Posted March 12, 2013 at 10:07 am | Permalink

          Check the facts. There was no recovery in the US until the late 30s, unlike the UK where tough public spending controls produced a strong recovery from 1933. There is no evidence the New Deal is what got US recovery underway, it is a Keynesian myth.

          • uanime5
            Posted March 12, 2013 at 4:09 pm | Permalink

            I have checked my facts Richard1, you just chose to ignore them because you didn’t like them.

            The USA economy didn’t recovered until 1936 because it wasn’t until 1932 that FDR was elected and the Government started trying to fix the problems. After being elected FDR raised the upper tax rate to 98% and stimulated the economy, which resulted in the USA recovering. He also ended prohibition, which was cause major problems throughout the USA.

            By contrast in the UK pay and welfare cuts reduced purchasing power and increased unemployment. It wasn’t until the UK abandoned the gold standard and the pound massively devalued that the UK was able to recover through increased exports. As result of the Conservatives’ economic policies in the 1930’s Churchill lost the 1945 election by a huge margin to Labour and remained in opposition until 1955.

          • Acorn
            Posted March 12, 2013 at 7:47 pm | Permalink

            Where were these tough spending controls in 1933? The government boosted spending to counteract the depression, and GDP responded. http://www.ukpublicspending.co.uk/spending_brief.php .

          • Edward2
            Posted March 13, 2013 at 4:54 pm | Permalink

            Uni, you really need to get another history text book because the one you are using is wrong.

      • zorro
        Posted March 11, 2013 at 5:46 pm | Permalink

        This when I normally wheel out the 1939 quote from Roosevelt’s Treasury Secretary Henry Morgenthau…. i.e… from the horse’s mouth

        ‘No, gentlemen, we have tried spending money. We are spending more than we have ever spent before and it does not work. And I have just one interest, and if I am wrong, as far as I am concerned, somebody else can have my job. I want to see this country prosperous. I want to see people get a job. I want to see people get enough to eat. We have never made good on our promises…
        But why not let’s come to grips? And as I say, all I am interested in is to really see this country prosperous and this form of Government continue, because after eight years if we can’t make a success somebody else is going to claim the right to make it and he’s got the right to make the trial. I say after eight years of this Administration we have just as much unemployment as when we started.’


        • zorro
          Posted March 11, 2013 at 5:47 pm | Permalink

          Then some demand was created…..WW11.


        • David Price
          Posted March 12, 2013 at 9:52 am | Permalink

          What a marvellous statement – why can’t our political leadership be so plain spoken, honest, focussed and respectful of the electorate.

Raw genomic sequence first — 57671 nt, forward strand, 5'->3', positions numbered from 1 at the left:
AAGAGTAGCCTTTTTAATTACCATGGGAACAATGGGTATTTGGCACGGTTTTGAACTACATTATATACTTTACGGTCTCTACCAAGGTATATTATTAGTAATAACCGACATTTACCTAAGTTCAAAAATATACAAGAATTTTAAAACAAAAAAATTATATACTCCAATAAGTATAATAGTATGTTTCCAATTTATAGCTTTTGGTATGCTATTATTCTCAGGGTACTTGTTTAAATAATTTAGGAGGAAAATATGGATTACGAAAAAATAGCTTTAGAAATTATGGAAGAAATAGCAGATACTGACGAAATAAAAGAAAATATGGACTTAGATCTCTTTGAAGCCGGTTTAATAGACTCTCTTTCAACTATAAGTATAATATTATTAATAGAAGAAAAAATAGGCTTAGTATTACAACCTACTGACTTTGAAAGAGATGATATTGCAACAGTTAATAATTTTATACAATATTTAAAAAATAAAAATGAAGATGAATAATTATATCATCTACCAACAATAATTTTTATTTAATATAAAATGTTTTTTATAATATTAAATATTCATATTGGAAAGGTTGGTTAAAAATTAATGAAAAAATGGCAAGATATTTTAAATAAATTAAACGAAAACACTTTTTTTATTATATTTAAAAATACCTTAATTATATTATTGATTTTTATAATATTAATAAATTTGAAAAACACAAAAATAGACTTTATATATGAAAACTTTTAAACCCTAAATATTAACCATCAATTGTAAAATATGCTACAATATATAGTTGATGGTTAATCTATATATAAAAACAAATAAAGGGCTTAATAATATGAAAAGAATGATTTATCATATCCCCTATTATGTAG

• uanime5
          Posted March 12, 2013 at 4:21 pm | Permalink

          Care to explain why FDR was re-elected 4 times if he was so bad for the economy?

          Regarding your quote since FDR was elected in 1932 then Henry Morgenthau would have been speaking in 1940, at a time when unemployment was falling and the economy was recovering. Odd that he’s talking about unemployment being the same as when he started. Odder still is that this quote isn’t mentioned in any national newspapers or in any of Congress’ records. Care to provide a source for this quote Zorro.

    • Acorn
      Posted March 11, 2013 at 9:16 am | Permalink

      Nina, there is some hope from, of all places, Italy’s recent election.

      . “And it is in this spirit that Grillo has claimed that even though his movement will not enter into a coalition with any other political party, they are open to giving their support to specific policy proposals, to be evaluated on a case by case basis “on their own merits”. Far from the ideological discourse we are used to associating with traditional populist movements, Grillo’s flaunted pragmatism suggests that if he is to be considered a populist at all, we may have to admit the existence of a new specifically ‘technocratic’ populism. The Five Star Movement’s programme reinforces this impression. It is a long list of concrete measures, backed up with evidence from local experiences: there is no justification of the underlying values or assumptions of the movement, and no political vision. Challenging the empty professionalism of career politicians, Grillo claims that his parliamentarians, selected from all walks of life, are the real experts.” ….. ” Populism and technocracy are the political styles that best correspond with widespread public cynicism and an elitist disregard for majoritarian democracy. They are symptoms of the demise of politics, not expressions of its renewal.”

    • zorro
      Posted March 11, 2013 at 6:10 pm | Permalink

      I think that QE to pay for necessary and useful infrastructure for private companies to build is appropriate, and even better, if it is associated by a reduction in government spending. The situation we have now is artificially created. Even if the banks wanted to lend on sensible risks, the BASLE III regulations are effectively stopping them from doing so…..

      We should not be using QE to prop up government spending on wasteful things, or bailing out zombie banks.



  2. Robert K
    Posted March 11, 2013 at 6:23 am | Permalink

    The state loves grand infrastructure because it demonstrates that only the state is capable of tackling projects of such an immense scale. Sadly, the reason the state will take on such projects when the private sector will not is that schemes such as HS2 make no economic sense. If they did, they would pay for themselves through higher fares and the private sector would take them on.